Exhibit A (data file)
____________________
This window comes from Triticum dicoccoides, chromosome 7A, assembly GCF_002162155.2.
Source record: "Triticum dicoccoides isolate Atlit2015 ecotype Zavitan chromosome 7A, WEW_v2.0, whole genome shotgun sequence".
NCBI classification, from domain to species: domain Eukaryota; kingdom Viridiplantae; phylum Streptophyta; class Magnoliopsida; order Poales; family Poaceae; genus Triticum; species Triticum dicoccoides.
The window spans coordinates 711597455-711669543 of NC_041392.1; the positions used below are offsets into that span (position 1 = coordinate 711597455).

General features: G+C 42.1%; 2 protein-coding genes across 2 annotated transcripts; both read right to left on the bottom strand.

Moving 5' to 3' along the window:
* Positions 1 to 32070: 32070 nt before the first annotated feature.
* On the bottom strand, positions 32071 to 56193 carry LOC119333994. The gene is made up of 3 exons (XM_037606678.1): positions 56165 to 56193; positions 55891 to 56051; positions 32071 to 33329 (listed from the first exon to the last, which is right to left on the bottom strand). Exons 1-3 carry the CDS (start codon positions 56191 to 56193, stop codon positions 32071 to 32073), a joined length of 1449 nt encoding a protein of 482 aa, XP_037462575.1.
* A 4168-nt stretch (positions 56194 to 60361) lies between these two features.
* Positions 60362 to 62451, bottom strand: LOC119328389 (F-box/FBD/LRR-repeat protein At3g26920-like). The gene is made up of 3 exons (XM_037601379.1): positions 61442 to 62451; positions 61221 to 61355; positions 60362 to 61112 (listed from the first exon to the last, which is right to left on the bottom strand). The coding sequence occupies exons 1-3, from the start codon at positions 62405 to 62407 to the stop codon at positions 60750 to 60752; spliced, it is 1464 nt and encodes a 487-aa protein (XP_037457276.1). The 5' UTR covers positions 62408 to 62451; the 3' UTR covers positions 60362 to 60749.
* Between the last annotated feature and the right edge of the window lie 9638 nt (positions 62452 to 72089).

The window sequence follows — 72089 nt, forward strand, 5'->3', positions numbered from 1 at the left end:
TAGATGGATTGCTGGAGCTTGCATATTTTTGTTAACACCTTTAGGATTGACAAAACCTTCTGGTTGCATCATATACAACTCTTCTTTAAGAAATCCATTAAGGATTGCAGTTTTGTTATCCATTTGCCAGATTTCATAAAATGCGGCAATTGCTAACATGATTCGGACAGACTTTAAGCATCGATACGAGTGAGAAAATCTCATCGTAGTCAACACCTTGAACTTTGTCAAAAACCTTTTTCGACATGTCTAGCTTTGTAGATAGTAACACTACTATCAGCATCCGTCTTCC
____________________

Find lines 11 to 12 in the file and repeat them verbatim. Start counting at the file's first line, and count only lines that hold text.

* Between the last annotated feature and the right edge of the window lie 9638 nt (positions 62452 to 72089).

The window sequence follows — 72089 nt, forward strand, 5'->3', positions numbered from 1 at the left end: